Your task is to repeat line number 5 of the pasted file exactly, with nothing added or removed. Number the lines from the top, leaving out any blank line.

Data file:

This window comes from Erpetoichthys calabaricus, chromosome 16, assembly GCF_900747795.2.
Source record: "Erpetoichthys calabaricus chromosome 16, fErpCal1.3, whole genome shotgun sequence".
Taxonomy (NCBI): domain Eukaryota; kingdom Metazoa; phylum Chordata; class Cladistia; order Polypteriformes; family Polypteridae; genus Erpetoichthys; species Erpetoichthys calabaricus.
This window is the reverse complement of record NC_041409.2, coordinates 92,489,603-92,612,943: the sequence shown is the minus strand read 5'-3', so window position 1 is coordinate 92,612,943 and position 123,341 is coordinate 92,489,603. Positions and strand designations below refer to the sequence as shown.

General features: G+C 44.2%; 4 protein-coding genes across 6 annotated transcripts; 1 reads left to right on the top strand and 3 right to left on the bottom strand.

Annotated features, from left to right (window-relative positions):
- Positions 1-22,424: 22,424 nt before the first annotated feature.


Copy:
General features: G+C 44.2%; 4 protein-coding genes across 6 annotated transcripts; 1 reads left to right on the top strand and 3 right to left on the bottom strand.